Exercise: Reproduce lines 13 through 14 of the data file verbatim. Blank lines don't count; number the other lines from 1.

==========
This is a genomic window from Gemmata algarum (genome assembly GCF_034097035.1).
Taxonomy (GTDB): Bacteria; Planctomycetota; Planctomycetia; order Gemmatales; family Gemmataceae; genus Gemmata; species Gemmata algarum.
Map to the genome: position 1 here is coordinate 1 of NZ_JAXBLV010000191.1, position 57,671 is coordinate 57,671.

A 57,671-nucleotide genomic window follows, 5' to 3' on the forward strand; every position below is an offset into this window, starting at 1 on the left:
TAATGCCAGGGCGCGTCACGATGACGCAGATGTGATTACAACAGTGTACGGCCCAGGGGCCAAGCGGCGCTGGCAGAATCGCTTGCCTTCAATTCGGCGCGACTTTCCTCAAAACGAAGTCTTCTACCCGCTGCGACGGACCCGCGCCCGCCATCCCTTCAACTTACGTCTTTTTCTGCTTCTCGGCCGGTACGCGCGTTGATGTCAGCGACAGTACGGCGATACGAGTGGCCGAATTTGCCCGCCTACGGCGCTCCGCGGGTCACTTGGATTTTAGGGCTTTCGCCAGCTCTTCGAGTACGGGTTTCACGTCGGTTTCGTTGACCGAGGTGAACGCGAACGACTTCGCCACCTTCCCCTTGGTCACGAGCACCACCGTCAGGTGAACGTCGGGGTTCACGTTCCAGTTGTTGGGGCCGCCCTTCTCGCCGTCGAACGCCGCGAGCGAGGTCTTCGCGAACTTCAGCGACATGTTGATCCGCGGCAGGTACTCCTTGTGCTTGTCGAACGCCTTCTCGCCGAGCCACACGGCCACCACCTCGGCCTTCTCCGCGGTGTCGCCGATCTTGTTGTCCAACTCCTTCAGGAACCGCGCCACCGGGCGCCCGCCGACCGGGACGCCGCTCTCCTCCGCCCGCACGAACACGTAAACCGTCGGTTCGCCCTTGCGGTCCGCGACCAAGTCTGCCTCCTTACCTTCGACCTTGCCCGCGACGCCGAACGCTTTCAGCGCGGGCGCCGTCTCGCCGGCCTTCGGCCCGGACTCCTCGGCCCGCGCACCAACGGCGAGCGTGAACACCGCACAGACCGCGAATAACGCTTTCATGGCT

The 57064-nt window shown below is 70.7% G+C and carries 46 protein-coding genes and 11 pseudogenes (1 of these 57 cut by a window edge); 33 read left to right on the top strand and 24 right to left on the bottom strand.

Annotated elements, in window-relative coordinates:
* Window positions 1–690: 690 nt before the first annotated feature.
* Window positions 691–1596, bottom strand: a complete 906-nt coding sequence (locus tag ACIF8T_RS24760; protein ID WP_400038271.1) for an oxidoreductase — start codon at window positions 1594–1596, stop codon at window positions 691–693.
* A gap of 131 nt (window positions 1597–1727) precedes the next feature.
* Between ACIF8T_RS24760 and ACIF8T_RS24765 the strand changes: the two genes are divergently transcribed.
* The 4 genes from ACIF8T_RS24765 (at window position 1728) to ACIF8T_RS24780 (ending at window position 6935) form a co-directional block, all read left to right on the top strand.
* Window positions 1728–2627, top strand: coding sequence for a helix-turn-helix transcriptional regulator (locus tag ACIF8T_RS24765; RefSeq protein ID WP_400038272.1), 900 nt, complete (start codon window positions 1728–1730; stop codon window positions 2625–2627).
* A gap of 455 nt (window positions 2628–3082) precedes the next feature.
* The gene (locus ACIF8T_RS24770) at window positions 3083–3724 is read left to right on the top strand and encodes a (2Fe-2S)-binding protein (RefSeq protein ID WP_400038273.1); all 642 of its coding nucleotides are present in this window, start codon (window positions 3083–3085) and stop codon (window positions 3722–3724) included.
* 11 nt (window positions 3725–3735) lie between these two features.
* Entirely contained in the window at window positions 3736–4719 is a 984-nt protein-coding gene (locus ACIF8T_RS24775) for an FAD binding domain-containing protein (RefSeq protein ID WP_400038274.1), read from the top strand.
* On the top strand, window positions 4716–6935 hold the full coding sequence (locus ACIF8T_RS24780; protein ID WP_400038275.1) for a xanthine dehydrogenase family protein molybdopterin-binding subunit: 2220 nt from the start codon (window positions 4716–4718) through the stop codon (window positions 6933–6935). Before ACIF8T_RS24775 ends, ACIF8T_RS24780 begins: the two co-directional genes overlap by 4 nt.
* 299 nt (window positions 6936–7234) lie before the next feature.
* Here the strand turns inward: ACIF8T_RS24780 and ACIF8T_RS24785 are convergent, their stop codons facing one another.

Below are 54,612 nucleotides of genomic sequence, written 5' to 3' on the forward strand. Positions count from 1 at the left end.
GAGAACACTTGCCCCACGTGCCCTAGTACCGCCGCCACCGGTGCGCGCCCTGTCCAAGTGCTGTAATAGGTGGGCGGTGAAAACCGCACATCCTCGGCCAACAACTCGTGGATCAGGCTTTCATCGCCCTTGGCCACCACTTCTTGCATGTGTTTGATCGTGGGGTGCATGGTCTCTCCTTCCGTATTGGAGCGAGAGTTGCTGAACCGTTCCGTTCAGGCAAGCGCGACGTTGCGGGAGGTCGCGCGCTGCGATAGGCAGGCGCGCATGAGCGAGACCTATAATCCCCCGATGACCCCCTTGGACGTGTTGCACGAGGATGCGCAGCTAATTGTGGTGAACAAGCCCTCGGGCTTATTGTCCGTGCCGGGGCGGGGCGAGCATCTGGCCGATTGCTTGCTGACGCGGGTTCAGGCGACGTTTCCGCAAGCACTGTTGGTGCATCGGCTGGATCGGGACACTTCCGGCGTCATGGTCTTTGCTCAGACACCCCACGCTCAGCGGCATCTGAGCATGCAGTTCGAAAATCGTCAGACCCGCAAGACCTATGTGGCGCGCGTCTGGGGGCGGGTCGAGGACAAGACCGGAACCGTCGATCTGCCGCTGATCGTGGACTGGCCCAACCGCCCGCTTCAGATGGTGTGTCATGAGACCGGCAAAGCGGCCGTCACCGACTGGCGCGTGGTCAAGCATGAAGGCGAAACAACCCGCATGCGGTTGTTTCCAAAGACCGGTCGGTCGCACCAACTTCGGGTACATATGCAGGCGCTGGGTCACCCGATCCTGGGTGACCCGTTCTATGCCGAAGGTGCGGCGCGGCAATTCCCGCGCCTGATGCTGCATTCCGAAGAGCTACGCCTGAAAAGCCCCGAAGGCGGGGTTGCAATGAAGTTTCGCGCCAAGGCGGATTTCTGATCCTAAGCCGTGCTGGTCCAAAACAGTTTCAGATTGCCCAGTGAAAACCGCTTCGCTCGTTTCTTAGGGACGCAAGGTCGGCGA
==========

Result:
* Window positions 1728–2627, top strand: coding sequence for a helix-turn-helix transcriptional regulator (locus tag ACIF8T_RS24765; RefSeq protein ID WP_400038272.1), 900 nt, complete (start codon window positions 1728–1730; stop codon window positions 2625–2627).
* A gap of 455 nt (window positions 2628–3082) precedes the next feature.